"It's only when we truly know and understand that we have a limited time on earth -- and that we have no way of knowing when our time is up -- that we will begin to live each day to the fullest, as if it was the only one we had." Elisabeth Kubler-Ross
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A favorite subject of painting's old masters was that of a saint contemplating a skull or some such memento mori to remind him or her of the unbearable lightness of being. But the cinema has been around long enough now for the shadows of people to populate it who were dead before your grandparents or even great-grandparents were born and they do a better job than any painting of reminding us how fleeting life really is.
Looking through old cinema archives several years ago I stumbled on a brief scrap of film of this joyfully erotic "Hootchi Cootchi" dancer from the Saint Louis World's fair of 1904. I put it in my editing program and slowed it down to cancel out the jumpiness of the pre-24 frames a second footage and then hunted around for some raunchy music to set it to... and there I had my own memento mori, standing there, dead as Cleopatra and everyone who ever her knew her or ever loved her, just as dead as she is: shaking her booty just for me.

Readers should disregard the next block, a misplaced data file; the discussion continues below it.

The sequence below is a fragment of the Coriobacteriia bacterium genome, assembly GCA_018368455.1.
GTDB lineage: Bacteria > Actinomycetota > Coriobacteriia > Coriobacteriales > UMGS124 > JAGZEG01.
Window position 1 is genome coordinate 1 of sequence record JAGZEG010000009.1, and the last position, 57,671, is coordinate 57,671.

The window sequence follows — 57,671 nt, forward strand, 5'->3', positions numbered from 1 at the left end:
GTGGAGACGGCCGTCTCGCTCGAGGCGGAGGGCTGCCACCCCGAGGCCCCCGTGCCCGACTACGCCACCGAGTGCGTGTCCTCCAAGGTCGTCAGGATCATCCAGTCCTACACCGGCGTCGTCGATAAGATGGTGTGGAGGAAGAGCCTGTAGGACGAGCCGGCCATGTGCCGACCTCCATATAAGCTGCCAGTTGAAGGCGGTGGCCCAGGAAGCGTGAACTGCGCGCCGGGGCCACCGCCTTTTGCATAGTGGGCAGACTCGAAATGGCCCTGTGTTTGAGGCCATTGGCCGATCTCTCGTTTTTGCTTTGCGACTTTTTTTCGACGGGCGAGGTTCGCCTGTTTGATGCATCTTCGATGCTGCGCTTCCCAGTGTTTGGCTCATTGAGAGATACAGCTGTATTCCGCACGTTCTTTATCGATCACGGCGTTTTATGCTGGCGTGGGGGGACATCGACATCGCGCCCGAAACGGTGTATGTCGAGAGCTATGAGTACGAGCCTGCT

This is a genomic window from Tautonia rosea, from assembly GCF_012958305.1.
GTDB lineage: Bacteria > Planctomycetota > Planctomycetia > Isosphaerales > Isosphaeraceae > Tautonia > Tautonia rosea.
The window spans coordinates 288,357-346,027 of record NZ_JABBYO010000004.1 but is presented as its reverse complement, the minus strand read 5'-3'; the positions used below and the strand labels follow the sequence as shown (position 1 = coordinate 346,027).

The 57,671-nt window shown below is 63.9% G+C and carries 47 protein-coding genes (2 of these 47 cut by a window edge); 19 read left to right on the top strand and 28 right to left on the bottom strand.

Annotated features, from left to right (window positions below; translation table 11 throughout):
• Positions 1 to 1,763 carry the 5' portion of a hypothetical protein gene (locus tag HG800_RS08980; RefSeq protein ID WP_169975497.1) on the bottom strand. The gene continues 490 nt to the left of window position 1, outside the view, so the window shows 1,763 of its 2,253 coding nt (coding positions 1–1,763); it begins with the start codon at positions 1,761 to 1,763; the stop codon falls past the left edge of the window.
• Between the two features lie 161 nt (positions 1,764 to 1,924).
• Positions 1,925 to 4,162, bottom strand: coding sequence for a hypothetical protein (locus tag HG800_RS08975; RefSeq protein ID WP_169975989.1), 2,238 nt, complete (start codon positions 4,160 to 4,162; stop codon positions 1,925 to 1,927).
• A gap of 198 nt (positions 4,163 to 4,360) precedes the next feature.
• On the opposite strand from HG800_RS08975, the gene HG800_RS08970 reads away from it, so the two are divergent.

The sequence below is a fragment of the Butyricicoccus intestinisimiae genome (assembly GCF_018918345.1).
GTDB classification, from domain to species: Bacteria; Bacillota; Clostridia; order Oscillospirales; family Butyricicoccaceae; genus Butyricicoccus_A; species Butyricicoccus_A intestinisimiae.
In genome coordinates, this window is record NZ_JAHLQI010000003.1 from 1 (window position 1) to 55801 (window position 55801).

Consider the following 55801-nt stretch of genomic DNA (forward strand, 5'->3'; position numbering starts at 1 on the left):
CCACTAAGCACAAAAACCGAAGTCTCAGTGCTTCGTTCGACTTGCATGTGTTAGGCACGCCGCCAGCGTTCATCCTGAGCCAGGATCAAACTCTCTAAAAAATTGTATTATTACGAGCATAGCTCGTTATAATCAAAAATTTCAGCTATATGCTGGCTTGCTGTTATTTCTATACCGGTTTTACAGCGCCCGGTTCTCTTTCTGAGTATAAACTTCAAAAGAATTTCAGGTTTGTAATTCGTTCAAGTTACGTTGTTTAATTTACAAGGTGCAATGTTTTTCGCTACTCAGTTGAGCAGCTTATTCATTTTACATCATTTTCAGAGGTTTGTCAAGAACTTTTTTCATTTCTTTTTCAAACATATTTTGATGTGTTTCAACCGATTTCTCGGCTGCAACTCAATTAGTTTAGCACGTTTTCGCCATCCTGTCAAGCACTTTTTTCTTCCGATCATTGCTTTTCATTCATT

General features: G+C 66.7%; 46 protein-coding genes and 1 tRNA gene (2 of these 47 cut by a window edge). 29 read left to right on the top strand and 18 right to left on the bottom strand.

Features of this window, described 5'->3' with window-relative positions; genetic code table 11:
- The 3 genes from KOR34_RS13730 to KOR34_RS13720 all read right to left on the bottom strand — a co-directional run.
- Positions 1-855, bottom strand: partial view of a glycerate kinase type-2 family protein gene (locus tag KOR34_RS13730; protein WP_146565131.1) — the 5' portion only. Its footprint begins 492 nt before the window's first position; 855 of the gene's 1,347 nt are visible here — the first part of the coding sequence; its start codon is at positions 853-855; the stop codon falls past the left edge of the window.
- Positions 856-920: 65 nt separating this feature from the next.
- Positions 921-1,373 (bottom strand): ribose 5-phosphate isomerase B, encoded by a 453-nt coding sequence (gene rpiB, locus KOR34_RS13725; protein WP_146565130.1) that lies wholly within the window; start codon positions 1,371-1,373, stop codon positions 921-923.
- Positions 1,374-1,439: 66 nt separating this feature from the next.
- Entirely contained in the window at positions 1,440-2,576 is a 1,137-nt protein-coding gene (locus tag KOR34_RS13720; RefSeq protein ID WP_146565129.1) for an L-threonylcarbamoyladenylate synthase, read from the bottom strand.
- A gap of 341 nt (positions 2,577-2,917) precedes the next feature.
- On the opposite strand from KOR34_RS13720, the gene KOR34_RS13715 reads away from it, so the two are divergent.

I wonder how many great, great granddaughters of my dancing lady are going clubbing tonight totally ignorant of where the DNA that has their boyfriend's hormones so fissiparous comes from. DS